Thursday,
December 13, 2018

Thursday,
December 13, 2018

Category:

Bioengineer Has Designs on Creating Smart Adhesives for Human Tissue

Jonsson School Professor Receives CAREER Award for Project That May Lead to Improved Medical Devices

Ware at a microscope, computer in background

Dr. Taylor Ware

Dr. Taylor Ware, assistant professor of bioengineering at The University of Texas at Dallas, has received a Faculty Early Career Development (CAREER) Award from the National Science Foundation.

The highly selective grant supports early career researchers who exemplify the role of teacher-scholar and offers an opportunity for junior faculty to jump-start independent research.

Ware’s research project, titled “Designing Microscale, Shape-Morphing Liquid Crystal Elastomers as Tissue Adhesives,” will receive nearly $500,000 over the next five years.

Ware, a UT Dallas alumnus who earned a master’s degree in materials science and engineering in 2011 and a doctorate in 2013, aims to design “smart” materials that can stick to the soft, wet and moving tissues of the human body. While traditional glues rely on chemical bonds, these new adhesives will rely on mechanical bonding, similar to how hook-and-loop tape fasteners work.

Whereas hook-and-loop tape sticks to fabric, these materials will use shape-changing structures about the size of a human hair to switch on and off the adhesion to soft tissue. The adhesives could be used in devices that are intended to heal wounds and deliver drugs.

To achieve this goal, Ware will investigate the use of liquid crystal elastomers, which are materials that undergo controlled shape change when they are heated or cooled. Currently, the use of these materials is limited in biomedical applications — limitations that Ware hopes to overcome.

“The challenges in using liquid crystal elastomers are not small. The transition temperature of these materials is currently too high for use in biomedical applications, shape change is difficult to program in 3D microscale structures, and the biodegradability of these materials is uncontrolled,” Ware said.

Ware and his lab, which principally focuses on creating smart materials, will tackle these issues one by one.

If successful, this work will engender broader impact in society by enabling a novel class of soft tissue adhesives. Soft tissue adhesives are needed for a wide variety of medical devices from wound healing aides to internal drug delivery patches, where intimate and persistent contact with soft tissues is critical.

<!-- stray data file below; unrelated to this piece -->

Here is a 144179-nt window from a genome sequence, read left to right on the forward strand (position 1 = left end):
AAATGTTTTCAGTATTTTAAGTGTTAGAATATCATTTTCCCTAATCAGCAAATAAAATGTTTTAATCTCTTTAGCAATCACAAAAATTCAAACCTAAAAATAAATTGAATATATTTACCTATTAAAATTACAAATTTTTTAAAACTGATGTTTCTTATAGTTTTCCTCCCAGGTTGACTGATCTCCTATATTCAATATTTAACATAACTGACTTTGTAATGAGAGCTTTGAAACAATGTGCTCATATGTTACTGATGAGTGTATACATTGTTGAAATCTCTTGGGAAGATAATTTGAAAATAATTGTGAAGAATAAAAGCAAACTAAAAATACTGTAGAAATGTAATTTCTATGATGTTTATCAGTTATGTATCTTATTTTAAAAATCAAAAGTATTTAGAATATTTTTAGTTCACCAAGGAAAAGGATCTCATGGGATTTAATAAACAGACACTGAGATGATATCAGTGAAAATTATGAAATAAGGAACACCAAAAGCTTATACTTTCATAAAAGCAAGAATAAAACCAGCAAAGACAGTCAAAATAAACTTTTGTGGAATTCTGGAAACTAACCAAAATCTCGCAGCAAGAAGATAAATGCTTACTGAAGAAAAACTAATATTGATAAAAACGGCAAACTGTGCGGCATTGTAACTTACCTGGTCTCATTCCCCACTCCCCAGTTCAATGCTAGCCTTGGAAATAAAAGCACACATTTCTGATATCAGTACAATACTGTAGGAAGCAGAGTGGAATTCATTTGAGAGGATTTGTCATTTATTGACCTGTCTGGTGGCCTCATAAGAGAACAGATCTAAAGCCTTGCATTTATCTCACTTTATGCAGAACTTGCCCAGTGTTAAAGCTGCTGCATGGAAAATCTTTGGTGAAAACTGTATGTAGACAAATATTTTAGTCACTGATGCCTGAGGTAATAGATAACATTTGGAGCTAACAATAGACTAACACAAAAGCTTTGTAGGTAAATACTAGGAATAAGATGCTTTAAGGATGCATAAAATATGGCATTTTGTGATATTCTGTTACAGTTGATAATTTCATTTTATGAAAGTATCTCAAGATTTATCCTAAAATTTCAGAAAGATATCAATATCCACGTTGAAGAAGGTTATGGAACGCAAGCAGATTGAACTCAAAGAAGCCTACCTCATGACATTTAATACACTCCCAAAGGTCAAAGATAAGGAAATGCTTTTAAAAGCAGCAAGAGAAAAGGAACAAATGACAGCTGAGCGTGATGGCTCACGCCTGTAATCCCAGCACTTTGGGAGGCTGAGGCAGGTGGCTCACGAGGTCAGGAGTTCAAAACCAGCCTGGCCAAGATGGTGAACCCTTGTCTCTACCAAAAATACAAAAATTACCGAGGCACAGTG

Dr. Taylor Ware, assistant professor of bioengineering in the Erik Jonsson School of Engineering and Computer Science

First, they must synthesize liquid crystal elastomers with other materials that offer controlled biodegradability. These smart materials must then be modified so that they change shape at more suitable temperatures and in such a way that they better adhere to model tissues.

“If successful, this work will engender broader impact in society by enabling a novel class of soft tissue adhesives,” Ware said. “Soft tissue adhesives are needed for a wide variety of medical devices from wound healing aides to internal drug delivery patches, where intimate and persistent contact with soft tissues is critical.”

For example, a common cause of postoperative pain and recurrence in hernia prolapse repair surgeries can be attributed to poor adhesion between soft tissues and supporting devices.

“Nearly 1 million of these interventions are performed in the U.S. each year. As such, improved tissue adhesives are a critical missing component to reducing health care-related costs and improving quality of life,” he said.

Ware’s research also is supported by a Young Investigator Research Program (YIP) grant that he received in 2017 from the Air Force Office of Scientific Research. The grant provides $360,000 over three years.

Ware’s YIP project, “Designing Microstructure in Ordered Polymer Actuators,” also seeks to improve the nature of liquid crystal elastomers. In this work, Ware hopes to synthesize liquid crystal polymers that are capable of both changing shape and carrying a heavy load.

“We are working hard in our research lab,” he said. “This support from both the NSF and Air Force has allowed us to investigate projects that, if successful, will develop a fundamental understanding of how to manipulate these materials for better performance in both health care and defense.”

Before joining UT Dallas in 2015, Ware completed postdoctoral training at the Materials and Manufacturing Directorate at the Air Force Research Laboratory. He was a recipient of a National Science Foundation Graduate Research Fellowship, and is also a member of several professional societies, co-inventor on five patents, and author or co-author of more than 40 scientific publications.

Media Contact: Chaz Lilly, UT Dallas, (972) 883-2158, [email protected]
or the Office of Media Relations, UT Dallas, (972) 883-2155, [email protected].


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